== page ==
Although the Kennett Square Borough Council members took no action on the matter, they got an earful on Monday about the NVF Co. and the possible uses of the land it sits on after it is sold.

NVF is located on the west end of the borough between Mulberry and South streets. The company is in Chapter 11 bankruptcy, and acting CEO Frank Romanelli said the company intends to sell. That has given the Council members the chance to ponder how to zone the land so the uses will conform to their hopes for the future growth of the town.

First up with information was Romanelli, who said it's important to him and the company to sell the land as fast as possible for the highest possible price. But he also said that he has been working with real estate agent Russ Richardson with the goal of accepting a bid from a developer who has a positive and imaginative plan for the land's use. In that regard, he said, he wants to work with the borough.

Romanelli reminded the members that the land has been in use for about a century, and in that time may have absorbed various contaminants.

"It's a Superfund site," he said, referring to places that the federal government deems areas of hazardous waste. Still, he said, it is not on the high priority list, and tests that the company has conducted indicate that the main 19-acre tract of land is appropriate for residential development.

Consultant Peter Simone, who has spoken at several recent meetings about how the Council might best change the town zoning, followed Romanelli.

Simone said the Council would be well advised to listen to proposals of potential buyers for the NVF property and then zone according to what they like. He also recommended extending Magnolia, Mulberry and Lafayette streets as inroads into new residential developments in the area.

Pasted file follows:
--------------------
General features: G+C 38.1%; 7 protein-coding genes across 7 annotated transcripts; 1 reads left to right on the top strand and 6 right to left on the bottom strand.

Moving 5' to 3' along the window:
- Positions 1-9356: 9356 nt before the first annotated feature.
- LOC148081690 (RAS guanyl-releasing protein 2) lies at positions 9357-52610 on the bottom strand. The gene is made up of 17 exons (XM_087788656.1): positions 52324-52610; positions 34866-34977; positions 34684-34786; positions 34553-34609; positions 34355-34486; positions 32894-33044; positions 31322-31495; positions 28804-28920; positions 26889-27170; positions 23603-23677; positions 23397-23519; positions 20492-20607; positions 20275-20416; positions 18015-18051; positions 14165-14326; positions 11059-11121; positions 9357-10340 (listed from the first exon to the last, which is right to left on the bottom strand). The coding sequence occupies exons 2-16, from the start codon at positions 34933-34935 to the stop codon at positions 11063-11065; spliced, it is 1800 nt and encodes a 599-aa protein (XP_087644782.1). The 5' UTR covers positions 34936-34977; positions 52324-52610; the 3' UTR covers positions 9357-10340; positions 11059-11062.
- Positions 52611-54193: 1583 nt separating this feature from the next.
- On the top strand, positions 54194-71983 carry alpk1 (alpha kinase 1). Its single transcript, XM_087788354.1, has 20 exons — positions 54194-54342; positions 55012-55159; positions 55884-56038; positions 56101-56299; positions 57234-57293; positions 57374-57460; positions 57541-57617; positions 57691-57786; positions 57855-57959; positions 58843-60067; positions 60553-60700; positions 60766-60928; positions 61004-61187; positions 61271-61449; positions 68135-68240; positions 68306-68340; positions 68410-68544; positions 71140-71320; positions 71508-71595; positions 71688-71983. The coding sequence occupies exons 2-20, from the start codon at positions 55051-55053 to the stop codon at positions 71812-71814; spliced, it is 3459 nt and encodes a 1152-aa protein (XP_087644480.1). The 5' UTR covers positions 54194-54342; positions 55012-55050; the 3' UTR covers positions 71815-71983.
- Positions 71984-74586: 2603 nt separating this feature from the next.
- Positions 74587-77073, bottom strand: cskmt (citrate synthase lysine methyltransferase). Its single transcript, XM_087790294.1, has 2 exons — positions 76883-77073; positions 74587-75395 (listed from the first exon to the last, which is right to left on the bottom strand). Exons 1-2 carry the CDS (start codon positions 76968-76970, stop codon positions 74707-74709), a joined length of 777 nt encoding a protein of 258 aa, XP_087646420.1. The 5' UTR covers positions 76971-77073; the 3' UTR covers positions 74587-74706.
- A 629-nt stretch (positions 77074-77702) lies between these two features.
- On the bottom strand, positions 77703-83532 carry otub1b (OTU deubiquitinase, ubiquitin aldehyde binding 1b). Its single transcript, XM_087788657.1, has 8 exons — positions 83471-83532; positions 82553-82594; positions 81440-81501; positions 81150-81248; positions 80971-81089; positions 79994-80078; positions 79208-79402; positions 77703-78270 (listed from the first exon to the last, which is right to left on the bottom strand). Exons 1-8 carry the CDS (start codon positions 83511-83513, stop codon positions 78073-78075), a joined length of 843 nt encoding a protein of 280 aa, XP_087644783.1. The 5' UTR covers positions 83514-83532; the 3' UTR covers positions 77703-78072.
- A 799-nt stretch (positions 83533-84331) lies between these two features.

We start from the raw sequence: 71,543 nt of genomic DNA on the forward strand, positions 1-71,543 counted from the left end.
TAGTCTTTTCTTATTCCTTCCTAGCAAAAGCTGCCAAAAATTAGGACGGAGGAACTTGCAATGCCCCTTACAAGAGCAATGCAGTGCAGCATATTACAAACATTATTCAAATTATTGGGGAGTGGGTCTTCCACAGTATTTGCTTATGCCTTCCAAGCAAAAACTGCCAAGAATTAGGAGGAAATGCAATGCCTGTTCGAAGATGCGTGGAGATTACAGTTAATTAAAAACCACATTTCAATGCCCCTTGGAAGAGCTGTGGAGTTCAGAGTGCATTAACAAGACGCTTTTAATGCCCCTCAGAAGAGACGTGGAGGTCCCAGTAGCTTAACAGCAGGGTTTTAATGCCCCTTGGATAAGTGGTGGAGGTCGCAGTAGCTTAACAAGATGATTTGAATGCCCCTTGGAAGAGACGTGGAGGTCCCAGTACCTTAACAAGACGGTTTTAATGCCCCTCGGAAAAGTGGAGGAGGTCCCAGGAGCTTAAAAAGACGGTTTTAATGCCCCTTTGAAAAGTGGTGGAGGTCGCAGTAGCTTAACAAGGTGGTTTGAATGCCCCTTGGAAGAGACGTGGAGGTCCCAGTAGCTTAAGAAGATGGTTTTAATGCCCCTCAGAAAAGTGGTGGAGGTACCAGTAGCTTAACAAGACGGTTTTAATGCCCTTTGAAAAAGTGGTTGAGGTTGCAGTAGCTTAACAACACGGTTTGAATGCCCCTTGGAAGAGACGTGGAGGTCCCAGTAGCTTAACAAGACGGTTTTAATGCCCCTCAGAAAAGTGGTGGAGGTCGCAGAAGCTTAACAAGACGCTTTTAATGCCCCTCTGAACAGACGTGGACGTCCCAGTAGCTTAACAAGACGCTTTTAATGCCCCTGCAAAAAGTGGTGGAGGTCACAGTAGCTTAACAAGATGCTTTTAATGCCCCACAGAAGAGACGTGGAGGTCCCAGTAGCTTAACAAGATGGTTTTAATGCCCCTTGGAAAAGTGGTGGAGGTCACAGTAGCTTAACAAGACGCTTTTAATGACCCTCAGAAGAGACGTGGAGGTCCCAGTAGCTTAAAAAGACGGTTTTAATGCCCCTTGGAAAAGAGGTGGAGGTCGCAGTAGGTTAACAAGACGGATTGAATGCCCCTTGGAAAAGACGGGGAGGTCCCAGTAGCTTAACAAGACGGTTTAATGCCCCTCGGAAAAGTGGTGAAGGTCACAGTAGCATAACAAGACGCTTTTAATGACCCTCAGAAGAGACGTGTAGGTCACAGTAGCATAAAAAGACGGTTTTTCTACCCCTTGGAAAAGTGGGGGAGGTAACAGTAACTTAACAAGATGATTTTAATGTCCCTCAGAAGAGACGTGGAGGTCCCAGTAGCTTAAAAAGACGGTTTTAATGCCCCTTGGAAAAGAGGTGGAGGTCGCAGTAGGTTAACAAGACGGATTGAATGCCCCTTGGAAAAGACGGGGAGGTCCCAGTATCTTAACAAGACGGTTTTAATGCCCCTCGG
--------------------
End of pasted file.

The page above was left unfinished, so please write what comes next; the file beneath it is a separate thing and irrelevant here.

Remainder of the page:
He said the NVF property and the greater area around it could be divided into four sections:

1. The area around State and Cypress streets at the west end of town, he called the gateway. He said a zoning overlay to increase the density of new buildings would allow developers to put in something "nicer than an auto parts store." He said altering zoning could permit mixed use commercial and restaurants. "Maybe extend the height from 35 to 45 feet," he said.

2. The area that now houses the old ShurFine building he called "transitional residential." One type of residential development could be seven acres of high density housing, he said, possibly holding 84 units.

3. This is the area that the NVF building now sits in. He said it is large enough for a variety of residential uses, possibly adult housing, civic space and interior plazas. That land would be 25 percent open space.

4. The fourth section he called the "south sector," and that is the area now occupied by the NVF baseball field. He said that land would allow for the free market to buy properties with lot sizes similar to those of the surrounding neighborhoods.

@hedc:Other business

@bod:The Council unanimously approved the new subdivision and land development ordinance, which has been in the works since 2001. The ordinance essentially provides for municipal right of ways in land that is being developed or subdivided. It also accommodates new Environmental Protection Agency regulations that demand greater attention to stormwater management.

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